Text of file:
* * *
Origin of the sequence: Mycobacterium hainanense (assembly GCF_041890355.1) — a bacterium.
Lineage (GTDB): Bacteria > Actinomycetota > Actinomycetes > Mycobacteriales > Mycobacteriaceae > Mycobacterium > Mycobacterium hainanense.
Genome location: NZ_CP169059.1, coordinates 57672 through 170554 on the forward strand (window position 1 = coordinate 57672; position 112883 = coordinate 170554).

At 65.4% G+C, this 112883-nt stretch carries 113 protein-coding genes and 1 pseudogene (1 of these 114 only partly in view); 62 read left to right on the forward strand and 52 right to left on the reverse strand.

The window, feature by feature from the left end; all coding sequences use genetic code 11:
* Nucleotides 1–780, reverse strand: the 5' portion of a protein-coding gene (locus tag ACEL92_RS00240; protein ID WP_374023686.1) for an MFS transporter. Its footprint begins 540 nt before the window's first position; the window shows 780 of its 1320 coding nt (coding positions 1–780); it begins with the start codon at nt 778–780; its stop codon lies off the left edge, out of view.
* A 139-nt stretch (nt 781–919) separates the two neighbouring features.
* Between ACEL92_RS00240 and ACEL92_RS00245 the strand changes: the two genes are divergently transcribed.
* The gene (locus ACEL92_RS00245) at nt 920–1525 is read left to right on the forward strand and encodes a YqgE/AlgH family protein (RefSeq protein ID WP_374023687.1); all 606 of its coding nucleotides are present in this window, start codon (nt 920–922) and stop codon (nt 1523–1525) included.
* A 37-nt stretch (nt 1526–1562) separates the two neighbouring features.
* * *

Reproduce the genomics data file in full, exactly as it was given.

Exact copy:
Origin of the sequence: Mycobacterium hainanense (assembly GCF_041890355.1) — a bacterium.
Lineage (GTDB): Bacteria > Actinomycetota > Actinomycetes > Mycobacteriales > Mycobacteriaceae > Mycobacterium > Mycobacterium hainanense.
Genome location: NZ_CP169059.1, coordinates 57672 through 170554 on the forward strand (window position 1 = coordinate 57672; position 112883 = coordinate 170554).

At 65.4% G+C, this 112883-nt stretch carries 113 protein-coding genes and 1 pseudogene (1 of these 114 only partly in view); 62 read left to right on the forward strand and 52 right to left on the reverse strand.

The window, feature by feature from the left end; all coding sequences use genetic code 11:
* Nucleotides 1–780, reverse strand: the 5' portion of a protein-coding gene (locus tag ACEL92_RS00240; protein ID WP_374023686.1) for an MFS transporter. Its footprint begins 540 nt before the window's first position; the window shows 780 of its 1320 coding nt (coding positions 1–780); it begins with the start codon at nt 778–780; its stop codon lies off the left edge, out of view.
* A 139-nt stretch (nt 781–919) separates the two neighbouring features.
* Between ACEL92_RS00240 and ACEL92_RS00245 the strand changes: the two genes are divergently transcribed.
* The gene (locus ACEL92_RS00245) at nt 920–1525 is read left to right on the forward strand and encodes a YqgE/AlgH family protein (RefSeq protein ID WP_374023687.1); all 606 of its coding nucleotides are present in this window, start codon (nt 920–922) and stop codon (nt 1523–1525) included.
* A 37-nt stretch (nt 1526–1562) separates the two neighbouring features.